About half of the transactions, the value, for this year in fundraising is due to Web3. So that’s quite notable. What we’re seeing there is a lot more blending of gaming being the cornerstone of Web3 taking off with consumers. A whole new host of investors. I’ve lost count of all the crypto VCs out there. I would venture to guess that there’s probably between a hundred to two hundred qualified crypto VCs out there. And it’s amazing because they come into these deals as groups and are putting a lot of capital to work and a lot of experimentation. That’s happening because it’s so early. That part of the market continues to be very strong. And with the right teams, there is a lot of interest still happening to drive that investment and drive those products to come to market.
GamesBeat: Over the last couple of years, Bitcoin has been a big topic and draw for investment. Do you foresee any slowdown in that now that Bitcoin is currently weak?
Soltys: Of course portfolios are smaller because of the price changes, but the thing we’re forgetting is the incredible run up until then has created very nice pockets of cash for these investors to play with and invest. So yes, if you’re buying at the top of the market, that’s unfortunate right now with where it’s at, but a lot of these investors have been in these projects and in crypto for a number of years. They’ve enjoyed those gains. And that’s what we’re seeing fuel a lot of a lot of the investments because coins and different tokens are an interesting and huge kind of innovation on its own, but it needs to be applied against something to really bring value at a societal level. They see gaming as that first step. The crypto investors are a lot more aggressive than the gaming investors.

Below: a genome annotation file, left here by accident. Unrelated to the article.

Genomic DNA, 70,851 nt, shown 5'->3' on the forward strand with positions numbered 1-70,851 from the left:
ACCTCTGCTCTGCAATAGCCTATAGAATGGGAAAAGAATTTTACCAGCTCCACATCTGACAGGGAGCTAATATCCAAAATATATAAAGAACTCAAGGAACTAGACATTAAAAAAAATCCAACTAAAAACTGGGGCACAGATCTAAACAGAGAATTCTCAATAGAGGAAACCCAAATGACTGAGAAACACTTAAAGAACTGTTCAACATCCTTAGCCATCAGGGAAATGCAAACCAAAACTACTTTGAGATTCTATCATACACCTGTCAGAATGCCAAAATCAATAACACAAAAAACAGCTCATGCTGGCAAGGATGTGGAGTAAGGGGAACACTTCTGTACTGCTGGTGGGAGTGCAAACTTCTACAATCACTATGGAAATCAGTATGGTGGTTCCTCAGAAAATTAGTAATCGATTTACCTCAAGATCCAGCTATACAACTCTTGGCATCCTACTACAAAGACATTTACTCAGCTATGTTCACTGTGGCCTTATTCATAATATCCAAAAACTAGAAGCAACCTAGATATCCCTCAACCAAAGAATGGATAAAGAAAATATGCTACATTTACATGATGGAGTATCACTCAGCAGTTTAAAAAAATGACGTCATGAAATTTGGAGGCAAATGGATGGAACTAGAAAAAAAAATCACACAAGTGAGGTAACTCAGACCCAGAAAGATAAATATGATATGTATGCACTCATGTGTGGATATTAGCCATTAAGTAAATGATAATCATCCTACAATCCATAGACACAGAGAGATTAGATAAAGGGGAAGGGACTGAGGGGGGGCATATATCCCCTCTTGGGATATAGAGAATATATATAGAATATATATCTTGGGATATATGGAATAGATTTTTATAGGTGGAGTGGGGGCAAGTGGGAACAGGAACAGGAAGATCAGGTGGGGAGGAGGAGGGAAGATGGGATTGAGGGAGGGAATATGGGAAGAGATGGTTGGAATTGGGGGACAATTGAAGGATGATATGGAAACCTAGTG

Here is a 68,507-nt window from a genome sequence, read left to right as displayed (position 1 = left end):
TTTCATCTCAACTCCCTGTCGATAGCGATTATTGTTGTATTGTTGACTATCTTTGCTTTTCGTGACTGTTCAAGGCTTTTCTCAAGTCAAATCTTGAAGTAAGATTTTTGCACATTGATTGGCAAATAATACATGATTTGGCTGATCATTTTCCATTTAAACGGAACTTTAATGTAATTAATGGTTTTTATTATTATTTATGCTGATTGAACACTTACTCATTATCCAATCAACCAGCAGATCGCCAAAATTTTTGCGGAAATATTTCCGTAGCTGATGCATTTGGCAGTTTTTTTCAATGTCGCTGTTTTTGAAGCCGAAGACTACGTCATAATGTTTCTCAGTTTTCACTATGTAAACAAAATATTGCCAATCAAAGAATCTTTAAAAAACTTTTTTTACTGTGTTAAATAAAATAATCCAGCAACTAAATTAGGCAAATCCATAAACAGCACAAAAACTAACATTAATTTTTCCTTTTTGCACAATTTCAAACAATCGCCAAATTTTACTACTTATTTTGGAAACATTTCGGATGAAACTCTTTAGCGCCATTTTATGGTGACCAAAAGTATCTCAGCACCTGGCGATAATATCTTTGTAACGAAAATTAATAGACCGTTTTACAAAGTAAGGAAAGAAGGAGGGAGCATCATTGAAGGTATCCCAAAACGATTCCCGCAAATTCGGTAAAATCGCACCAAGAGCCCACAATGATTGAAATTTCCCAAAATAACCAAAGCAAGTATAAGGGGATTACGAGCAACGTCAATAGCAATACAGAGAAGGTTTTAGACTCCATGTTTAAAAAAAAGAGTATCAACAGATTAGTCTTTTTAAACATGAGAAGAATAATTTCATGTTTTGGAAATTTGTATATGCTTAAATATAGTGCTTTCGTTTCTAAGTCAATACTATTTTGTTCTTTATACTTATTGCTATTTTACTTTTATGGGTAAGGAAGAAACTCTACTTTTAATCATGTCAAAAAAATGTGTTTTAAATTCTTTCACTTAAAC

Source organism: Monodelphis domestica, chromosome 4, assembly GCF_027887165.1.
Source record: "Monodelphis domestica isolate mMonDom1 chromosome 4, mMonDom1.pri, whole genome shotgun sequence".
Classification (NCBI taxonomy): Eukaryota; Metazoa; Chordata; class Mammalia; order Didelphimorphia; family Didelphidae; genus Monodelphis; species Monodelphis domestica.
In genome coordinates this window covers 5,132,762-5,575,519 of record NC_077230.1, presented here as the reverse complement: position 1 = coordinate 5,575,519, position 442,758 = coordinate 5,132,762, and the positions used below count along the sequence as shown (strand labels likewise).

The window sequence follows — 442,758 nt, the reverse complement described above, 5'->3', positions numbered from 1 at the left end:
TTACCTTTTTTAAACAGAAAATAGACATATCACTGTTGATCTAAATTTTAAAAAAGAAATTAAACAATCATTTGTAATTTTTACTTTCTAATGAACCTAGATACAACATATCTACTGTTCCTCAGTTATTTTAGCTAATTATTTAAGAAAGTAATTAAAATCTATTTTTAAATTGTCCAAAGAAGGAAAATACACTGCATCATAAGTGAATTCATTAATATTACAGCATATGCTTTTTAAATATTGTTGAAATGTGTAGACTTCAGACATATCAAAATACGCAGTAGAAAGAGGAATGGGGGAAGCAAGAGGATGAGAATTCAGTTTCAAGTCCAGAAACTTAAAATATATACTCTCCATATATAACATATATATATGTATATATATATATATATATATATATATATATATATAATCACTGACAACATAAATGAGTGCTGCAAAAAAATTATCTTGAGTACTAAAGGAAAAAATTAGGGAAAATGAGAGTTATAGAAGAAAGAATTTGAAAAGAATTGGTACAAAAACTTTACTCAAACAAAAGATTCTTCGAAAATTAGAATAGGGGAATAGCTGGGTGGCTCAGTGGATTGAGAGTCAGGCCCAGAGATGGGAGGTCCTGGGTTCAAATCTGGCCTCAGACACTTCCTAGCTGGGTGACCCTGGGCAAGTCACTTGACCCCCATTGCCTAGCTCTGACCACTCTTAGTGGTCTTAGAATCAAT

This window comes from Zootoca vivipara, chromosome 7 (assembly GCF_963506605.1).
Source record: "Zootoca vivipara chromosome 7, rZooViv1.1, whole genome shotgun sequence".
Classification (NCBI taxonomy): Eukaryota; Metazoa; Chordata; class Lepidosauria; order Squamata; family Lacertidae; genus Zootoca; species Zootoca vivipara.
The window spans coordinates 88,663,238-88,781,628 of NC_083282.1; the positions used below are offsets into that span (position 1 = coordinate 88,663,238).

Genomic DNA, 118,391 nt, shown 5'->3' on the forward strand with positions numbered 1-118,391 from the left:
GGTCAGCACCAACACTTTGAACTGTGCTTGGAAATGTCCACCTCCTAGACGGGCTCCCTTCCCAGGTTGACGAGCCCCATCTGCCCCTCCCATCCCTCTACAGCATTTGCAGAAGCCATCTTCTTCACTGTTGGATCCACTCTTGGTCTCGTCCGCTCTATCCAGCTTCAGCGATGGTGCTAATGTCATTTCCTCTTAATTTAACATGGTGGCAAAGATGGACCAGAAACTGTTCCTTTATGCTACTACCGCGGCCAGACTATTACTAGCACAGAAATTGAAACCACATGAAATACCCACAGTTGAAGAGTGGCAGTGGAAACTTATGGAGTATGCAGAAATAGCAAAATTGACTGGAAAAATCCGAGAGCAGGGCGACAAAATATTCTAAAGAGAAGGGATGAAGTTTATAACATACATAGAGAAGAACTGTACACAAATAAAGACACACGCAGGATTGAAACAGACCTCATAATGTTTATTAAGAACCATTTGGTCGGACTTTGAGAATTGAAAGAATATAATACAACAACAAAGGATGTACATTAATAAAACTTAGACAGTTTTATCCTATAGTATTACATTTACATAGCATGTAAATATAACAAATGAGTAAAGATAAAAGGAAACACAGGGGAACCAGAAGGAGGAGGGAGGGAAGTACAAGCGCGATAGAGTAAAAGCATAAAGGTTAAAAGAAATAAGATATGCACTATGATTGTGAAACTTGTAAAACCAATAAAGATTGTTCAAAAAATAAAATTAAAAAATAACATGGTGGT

GamesBeat: What kind of insights do you have about the industry going forward?
Soltys: If we look at two things, I would add just for us to pay attention to, the public companies that we track, there’s about 20 of them in the index, have over $112 billion in cash as of the last quarter. That’s a lot of capital that can be put into both internal projects and growth as well as external. That’s a good thing to keep in mind. No matter what the market situation may be or some of the economic headwinds we’re facing that’s a very healthy place to be in the gaming space.
The second thing I would look at, as it relates to capital, is how much money was raised by venture capitalists. I started looking at some of these announcements and came to the conclusion that we need to distinguish between ‘gaming only’ versus ‘gaming as a big function’ of where the venture capital groups are facing and investing into for a couple of reasons. Number one, I want to make sure that we’re looking at it right and not overstating things. But number two, a lot of these groups who used to have blended strategies are specifically calling out gaming as a course industry that they’re focusing on. That’s very interesting.
And if you look at Flow and Binance, they both announced over $1.2 billion in funding available for their platform. A lot of that is going to gaming. And then the same thing if you look at Coral Tree Partners, their background was in consumer internet and gaming in the past and gaming is one of the key areas that they’re going to be focusing on. So that’s a new brand name, and they’re talking about gaming. In the pure play gaming funds, A16z made a huge splash. You guys covered that. Then we have Immutable, Konvoy and Tower 26. In Q2, those groups combined have $3 billion in new capital to deploy.
Quantum Tech Partners will be at Gamescom this coming week, so If you would like to set up a meeting to speak with the group, please visit their website here.